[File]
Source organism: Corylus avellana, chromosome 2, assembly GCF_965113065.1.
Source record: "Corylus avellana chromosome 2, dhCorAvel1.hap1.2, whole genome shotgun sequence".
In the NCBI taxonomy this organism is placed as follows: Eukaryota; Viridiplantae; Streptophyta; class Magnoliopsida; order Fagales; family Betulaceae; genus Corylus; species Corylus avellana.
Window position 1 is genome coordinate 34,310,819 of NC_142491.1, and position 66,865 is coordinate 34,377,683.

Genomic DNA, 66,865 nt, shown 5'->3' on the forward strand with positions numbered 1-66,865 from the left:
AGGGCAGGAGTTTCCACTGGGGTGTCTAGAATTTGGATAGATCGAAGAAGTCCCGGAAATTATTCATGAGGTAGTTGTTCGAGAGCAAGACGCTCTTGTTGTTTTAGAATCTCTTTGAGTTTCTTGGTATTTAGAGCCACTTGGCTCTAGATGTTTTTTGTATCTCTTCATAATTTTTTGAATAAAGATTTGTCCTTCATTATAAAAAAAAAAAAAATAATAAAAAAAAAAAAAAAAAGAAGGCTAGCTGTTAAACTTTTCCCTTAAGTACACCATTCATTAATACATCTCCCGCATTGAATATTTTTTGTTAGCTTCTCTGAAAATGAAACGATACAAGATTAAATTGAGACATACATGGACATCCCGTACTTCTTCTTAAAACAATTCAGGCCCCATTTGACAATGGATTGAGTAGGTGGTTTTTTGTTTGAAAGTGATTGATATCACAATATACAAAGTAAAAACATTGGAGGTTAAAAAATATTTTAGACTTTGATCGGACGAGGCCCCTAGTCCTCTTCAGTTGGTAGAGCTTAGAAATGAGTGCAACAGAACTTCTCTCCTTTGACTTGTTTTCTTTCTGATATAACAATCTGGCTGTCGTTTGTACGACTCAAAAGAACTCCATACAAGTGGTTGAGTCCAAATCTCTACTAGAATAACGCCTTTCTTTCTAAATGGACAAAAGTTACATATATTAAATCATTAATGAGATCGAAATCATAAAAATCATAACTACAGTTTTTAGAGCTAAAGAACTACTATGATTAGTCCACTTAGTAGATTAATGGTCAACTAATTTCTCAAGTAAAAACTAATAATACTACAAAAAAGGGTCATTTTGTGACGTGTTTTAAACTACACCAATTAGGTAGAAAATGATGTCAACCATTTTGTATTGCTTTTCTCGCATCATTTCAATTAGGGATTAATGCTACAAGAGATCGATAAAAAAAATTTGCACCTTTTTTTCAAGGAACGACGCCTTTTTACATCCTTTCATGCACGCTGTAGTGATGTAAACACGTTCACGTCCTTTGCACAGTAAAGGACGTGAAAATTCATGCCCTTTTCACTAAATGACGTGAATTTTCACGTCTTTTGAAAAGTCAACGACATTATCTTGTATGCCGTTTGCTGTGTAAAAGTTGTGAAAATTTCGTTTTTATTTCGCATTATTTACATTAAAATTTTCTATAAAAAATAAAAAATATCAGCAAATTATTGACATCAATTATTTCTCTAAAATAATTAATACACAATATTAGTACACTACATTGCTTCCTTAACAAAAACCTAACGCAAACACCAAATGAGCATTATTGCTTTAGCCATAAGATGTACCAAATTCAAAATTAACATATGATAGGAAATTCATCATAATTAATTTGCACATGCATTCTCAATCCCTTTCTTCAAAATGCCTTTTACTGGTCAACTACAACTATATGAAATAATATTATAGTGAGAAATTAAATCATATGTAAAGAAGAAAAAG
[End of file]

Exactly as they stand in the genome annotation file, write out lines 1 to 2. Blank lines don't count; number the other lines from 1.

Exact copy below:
Source organism: Corylus avellana, chromosome 2, assembly GCF_965113065.1.
Source record: "Corylus avellana chromosome 2, dhCorAvel1.hap1.2, whole genome shotgun sequence".